Finally, from a measurement perspective, having more detailed regional capital investment estimates is the first in-road towards regional capital stocks, capital services and total factor productivity estimates. These require detailed information on the types of investment, such that the appropriate price deflators and depreciation rates can be applied. The asset breakdown introduced in the new estimates, and explored in our paper, are an important step.

More work needs to be done before regional capital stocks, capital services, and total factor productivity estimates are possible. The paper contains an account of the developments in data for regional capital investment in the UK in the past, with the new experimental estimates from the ONS being the latest addition. For more detail, please explore the paper below.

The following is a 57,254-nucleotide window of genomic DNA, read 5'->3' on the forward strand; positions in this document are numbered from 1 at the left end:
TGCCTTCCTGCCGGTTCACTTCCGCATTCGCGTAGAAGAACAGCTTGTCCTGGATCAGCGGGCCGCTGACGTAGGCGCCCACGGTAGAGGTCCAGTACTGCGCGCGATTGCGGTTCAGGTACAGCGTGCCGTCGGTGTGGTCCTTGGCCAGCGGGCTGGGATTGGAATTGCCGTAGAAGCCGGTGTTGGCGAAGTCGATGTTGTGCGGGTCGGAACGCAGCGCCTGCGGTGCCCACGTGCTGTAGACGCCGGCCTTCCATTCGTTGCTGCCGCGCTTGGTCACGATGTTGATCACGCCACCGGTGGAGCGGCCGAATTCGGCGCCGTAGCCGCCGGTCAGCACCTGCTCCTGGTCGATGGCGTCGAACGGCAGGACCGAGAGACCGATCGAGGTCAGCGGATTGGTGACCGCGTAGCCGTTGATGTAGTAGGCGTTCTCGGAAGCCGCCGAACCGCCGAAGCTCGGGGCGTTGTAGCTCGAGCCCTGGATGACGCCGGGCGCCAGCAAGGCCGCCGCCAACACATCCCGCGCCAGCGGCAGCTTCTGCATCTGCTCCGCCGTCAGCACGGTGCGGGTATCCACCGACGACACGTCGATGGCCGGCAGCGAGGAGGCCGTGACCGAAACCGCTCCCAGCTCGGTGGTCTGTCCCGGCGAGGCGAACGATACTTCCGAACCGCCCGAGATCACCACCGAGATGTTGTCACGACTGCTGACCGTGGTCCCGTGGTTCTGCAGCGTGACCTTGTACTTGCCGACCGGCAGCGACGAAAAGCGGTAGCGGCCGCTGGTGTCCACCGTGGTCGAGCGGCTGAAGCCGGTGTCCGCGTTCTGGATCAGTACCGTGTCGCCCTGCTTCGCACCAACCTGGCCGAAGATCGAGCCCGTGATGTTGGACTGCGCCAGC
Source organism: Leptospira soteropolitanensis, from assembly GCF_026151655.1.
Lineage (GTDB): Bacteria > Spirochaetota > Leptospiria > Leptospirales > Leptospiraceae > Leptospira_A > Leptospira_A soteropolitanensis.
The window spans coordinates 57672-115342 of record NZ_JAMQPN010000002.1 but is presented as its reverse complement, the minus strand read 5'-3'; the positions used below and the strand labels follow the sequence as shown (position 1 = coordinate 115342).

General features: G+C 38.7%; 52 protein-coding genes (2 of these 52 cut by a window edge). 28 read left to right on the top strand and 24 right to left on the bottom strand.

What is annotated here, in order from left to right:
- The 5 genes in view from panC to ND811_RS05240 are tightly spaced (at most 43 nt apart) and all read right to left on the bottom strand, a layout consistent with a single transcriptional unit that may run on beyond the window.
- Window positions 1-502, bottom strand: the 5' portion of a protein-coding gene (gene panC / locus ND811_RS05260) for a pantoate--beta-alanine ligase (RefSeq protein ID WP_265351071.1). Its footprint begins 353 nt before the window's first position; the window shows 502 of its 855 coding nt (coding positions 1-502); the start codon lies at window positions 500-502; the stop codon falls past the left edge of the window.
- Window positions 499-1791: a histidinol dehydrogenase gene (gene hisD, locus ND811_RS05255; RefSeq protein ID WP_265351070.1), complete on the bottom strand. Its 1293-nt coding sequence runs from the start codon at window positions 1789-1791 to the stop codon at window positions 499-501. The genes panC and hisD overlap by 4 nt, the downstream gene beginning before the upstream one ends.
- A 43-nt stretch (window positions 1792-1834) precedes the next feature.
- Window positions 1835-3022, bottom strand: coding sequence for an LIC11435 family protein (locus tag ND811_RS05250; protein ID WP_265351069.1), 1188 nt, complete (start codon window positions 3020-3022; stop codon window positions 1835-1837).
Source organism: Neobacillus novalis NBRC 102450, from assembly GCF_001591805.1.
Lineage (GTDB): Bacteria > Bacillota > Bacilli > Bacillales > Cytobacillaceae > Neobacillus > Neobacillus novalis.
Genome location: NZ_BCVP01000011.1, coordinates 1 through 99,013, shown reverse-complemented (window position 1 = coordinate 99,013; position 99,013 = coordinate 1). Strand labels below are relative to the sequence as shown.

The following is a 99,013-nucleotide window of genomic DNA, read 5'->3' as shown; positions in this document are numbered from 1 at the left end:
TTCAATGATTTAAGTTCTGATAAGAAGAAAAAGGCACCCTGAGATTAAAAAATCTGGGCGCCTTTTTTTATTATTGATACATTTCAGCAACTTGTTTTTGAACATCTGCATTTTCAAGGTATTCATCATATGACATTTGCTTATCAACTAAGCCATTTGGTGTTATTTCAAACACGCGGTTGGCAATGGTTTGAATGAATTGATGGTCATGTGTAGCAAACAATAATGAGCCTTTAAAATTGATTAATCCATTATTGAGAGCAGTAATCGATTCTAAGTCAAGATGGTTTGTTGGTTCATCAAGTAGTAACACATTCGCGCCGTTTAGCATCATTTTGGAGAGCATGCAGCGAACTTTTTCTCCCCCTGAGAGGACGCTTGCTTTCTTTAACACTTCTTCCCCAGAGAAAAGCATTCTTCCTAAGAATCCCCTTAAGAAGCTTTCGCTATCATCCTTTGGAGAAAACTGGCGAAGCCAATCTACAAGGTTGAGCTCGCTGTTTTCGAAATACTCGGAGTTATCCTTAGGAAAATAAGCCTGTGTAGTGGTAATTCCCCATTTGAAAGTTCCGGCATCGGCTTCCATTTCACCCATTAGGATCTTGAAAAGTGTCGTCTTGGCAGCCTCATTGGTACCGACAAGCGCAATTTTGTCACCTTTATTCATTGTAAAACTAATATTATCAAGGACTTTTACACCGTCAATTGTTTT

To download the Discussion Paper click here.

Michael Becker is an Analyst in the Public Policy Analysis team at the Office for National Statistics

ESCoE blogs are published to further debate. Any views expressed are solely those of the author(s) and so cannot be taken to represent those of the ESCoE, its partner institutions or the Office for National Statistics.

About the authors

Michael Becker